Global Eutrophication Watch; a planetary scale tool for a globally consistent assessment of coastal eutrophication

Key Points

  • We introduce a planetary scale (Google Earth Engine-based) app for a globally consistent assessment of eutrophication in a way never done before
  • The app identifies eutrophication trends worldwide solely based on satellite-derived chlorophyll-a
  • The app can detect areas with severe symptoms of eutrophication and those with improving water quality


An international research team led by Dr. Elígio de Raús Maúre and Dr. Genki Terauchi, two researchers of the Northwest Pacific Region Environmental Cooperation Center (NPEC), Prof. Joji Ishizaka, Institute for Space-Earth Environmental Research (ISEE), Nagoya University and two Google members (Dr. Nicholas Clinton and Michael DeWitt) has succeeded in mapping coastal eutrophication on a global scale from space by their developed tool, the Global Eutrophication Watch:

Eutrophication is an emerging global issue associated with increasing anthropogenic nutrient loading (e.g., nitrogen and phosphorus). The increased nutrient loading by activities such as household effluent, industrial wastewater, and/or fertilizers supplied to coastal waters around the world leads to overgrowth of phytoplankton that results in the appearance of red-tides and/or hypoxia. Such degradation of coastal ecosystems is termed “anthropogenic eutrophication”. The impacts and extent of this anthropogenic eutrophication are often limited to regions with dedicated monitoring programmes. So, here we introduce the Global Eutrophication Watch, the first global and Google Earth Engine (GEE)-based interactive assessment tool of coastal eutrophication potential (CEP) worldwide.

In this tool, satellite-derived chlorophyll-a (CHL) data from 2003 to 2020 with 4 km of spatial resolution were applied for the screening of CEP globally. On the other, a regional dataset with 1 km spatial resolution and covering the period from 1998 to 2020 were used to evaluate CEP in the Northwest Pacific region. The regional dataset has improved CHL estimates and especially relevant for the Yellow Sea and the East China Sea.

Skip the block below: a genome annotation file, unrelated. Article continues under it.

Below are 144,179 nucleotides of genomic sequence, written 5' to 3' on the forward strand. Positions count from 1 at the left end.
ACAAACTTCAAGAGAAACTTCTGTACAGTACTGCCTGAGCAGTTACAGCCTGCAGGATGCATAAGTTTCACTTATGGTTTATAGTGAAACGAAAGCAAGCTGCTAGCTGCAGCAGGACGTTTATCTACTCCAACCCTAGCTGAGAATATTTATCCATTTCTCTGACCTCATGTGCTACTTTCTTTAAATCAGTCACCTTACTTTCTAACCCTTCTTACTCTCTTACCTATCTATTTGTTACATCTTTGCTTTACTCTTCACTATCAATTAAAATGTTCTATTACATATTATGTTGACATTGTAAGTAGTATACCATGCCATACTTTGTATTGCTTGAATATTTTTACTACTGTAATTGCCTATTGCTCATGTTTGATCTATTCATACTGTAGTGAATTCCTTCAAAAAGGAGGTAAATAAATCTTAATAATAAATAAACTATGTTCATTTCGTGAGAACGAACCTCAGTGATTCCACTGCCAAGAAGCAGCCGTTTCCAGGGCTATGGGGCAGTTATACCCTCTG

Through the sole use of satellite derived CHL, a proxy for phytoplankton biomass, the tool evaluates the levels and trends of CHL of the world oceans and large lakes and classify them into six classes, that is, three associated with CHL trends (D-decreasing, N-no trend, and I-increasing) and two with CHL levels (H-high, L-low). In this way, a preliminary detection of eutrophication (LI, HI) and oligotrophication (LD, HD) potential waters throughout the world is enabled. Such a map provides coastal water managers an indicator that help them decide where further assessment is necessary.

This is unprecedented as the tool is solely based on satellite derived CHL and runs the computations on the fly using the power of the Google Earth Engine (GEE) while providing an interactive environment that let users evaluate different CHL levels as well as trend assessment intervals. The tool effectively identifies areas of known eutrophication with severe symptoms, like dead zones (areas with very low dissolved oxygen), as well as those with limited to no information of the eutrophication. For example, the app was able to highlight improving water quality in the Bohai Sea as shown in the two comparative assessments (Figure 1). In addition, oligotrophication potential was also identified by the app. Some Japanese coastal waters that have suffered from anthropogenic eutrophication in the past are now becoming oligotrophic due to artificial decrease in volume of nutrient loading. This has also resulted in decrease in fishery production.

The Global Eutrophication Watch introduces the prospect for a consistent global assessment of eutrophication trends with major implications for monitoring Sustainable Development Goals (SDGs) and the application of Earth Observations in support of SDGs.

The obtained map of CEP from the Global Eutrophication Watch is relevant in providing eutrophication extent and context as well as in providing information of water quality to coastal water managers for required management interventions.

Figure 1. Map of coastal eutrophication potential (CEP) in the Bohai Sea. LD, LN, and LI depict the status as being low CHL (α < 5 mg m–3) with decreasing trend, no trend and increasing trend, respectively. HD, HN and HI indicate high CHL (α ≥ 5 mg m–3) with the three above-mentioned trends, respectively. a Preliminary assessment of CEP for the period 1998-2015. b Same as (a) but for the period 1998-2019. The rectangle in magenta (b) shows the location of the Bohai Sea.

The results of this research were published online in Nature Communications, which was first published on October 22, 2021 (Friday), DOI: 10.1038/s41467-021-26391-9

GEE app: